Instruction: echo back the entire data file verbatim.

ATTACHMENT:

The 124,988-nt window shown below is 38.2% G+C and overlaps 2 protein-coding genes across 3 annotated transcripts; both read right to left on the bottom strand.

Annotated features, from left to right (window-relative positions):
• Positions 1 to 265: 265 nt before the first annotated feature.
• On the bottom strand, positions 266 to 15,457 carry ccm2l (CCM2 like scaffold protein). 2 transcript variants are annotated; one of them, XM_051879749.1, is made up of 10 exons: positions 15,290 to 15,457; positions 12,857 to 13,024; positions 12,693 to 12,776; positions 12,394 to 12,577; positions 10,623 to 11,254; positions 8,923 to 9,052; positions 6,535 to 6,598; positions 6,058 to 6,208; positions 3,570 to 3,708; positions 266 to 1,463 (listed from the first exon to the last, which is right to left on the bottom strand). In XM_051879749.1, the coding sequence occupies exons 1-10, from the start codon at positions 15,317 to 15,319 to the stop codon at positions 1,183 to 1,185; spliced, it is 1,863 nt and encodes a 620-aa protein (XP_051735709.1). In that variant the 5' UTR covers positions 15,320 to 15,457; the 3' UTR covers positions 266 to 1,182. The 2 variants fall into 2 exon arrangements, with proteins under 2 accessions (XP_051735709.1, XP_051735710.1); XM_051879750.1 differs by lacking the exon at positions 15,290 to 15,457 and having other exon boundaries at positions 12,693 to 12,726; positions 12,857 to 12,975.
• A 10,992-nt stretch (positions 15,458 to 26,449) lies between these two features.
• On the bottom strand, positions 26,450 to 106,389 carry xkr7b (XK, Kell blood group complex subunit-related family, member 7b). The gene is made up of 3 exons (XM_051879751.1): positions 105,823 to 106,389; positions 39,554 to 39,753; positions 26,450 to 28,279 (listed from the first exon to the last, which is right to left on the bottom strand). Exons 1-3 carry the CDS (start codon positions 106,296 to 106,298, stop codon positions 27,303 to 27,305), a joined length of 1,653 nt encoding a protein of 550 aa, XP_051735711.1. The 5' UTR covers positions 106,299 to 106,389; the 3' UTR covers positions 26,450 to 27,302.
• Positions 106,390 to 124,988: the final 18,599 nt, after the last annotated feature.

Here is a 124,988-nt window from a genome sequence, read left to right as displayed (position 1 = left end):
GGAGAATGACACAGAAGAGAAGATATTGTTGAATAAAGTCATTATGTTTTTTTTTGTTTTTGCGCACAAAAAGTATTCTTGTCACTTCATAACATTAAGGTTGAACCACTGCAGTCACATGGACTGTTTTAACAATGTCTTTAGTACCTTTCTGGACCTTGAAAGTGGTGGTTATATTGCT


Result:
The 124,988-nt window shown below is 38.2% G+C and overlaps 2 protein-coding genes across 3 annotated transcripts; both read right to left on the bottom strand.

Annotated features, from left to right (window-relative positions):
• Positions 1 to 265: 265 nt before the first annotated feature.
• On the bottom strand, positions 266 to 15,457 carry ccm2l (CCM2 like scaffold protein). 2 transcript variants are annotated; one of them, XM_051879749.1, is made up of 10 exons: positions 15,290 to 15,457; positions 12,857 to 13,024; positions 12,693 to 12,776; positions 12,394 to 12,577; positions 10,623 to 11,254; positions 8,923 to 9,052; positions 6,535 to 6,598; positions 6,058 to 6,208; positions 3,570 to 3,708; positions 266 to 1,463 (listed from the first exon to the last, which is right to left on the bottom strand). In XM_051879749.1, the coding sequence occupies exons 1-10, from the start codon at positions 15,317 to 15,319 to the stop codon at positions 1,183 to 1,185; spliced, it is 1,863 nt and encodes a 620-aa protein (XP_051735709.1). In that variant the 5' UTR covers positions 15,320 to 15,457; the 3' UTR covers positions 266 to 1,182. The 2 variants fall into 2 exon arrangements, with proteins under 2 accessions (XP_051735709.1, XP_051735710.1); XM_051879750.1 differs by lacking the exon at positions 15,290 to 15,457 and having other exon boundaries at positions 12,693 to 12,726; positions 12,857 to 12,975.
• A 10,992-nt stretch (positions 15,458 to 26,449) lies between these two features.
• On the bottom strand, positions 26,450 to 106,389 carry xkr7b (XK, Kell blood group complex subunit-related family, member 7b). The gene is made up of 3 exons (XM_051879751.1): positions 105,823 to 106,389; positions 39,554 to 39,753; positions 26,450 to 28,279 (listed from the first exon to the last, which is right to left on the bottom strand). Exons 1-3 carry the CDS (start codon positions 106,296 to 106,298, stop codon positions 27,303 to 27,305), a joined length of 1,653 nt encoding a protein of 550 aa, XP_051735711.1. The 5' UTR covers positions 106,299 to 106,389; the 3' UTR covers positions 26,450 to 27,302.
• Positions 106,390 to 124,988: the final 18,599 nt, after the last annotated feature.

Here is a 124,988-nt window from a genome sequence, read left to right as displayed (position 1 = left end):
GGAGAATGACACAGAAGAGAAGATATTGTTGAATAAAGTCATTATGTTTTTTTTTGTTTTTGCGCACAAAAAGTATTCTTGTCACTTCATAACATTAAGGTTGAACCACTGCAGTCACATGGACTGTTTTAACAATGTCTTTAGTACCTTTCTGGACCTTGAAAGTGGTGGTTATATTGCT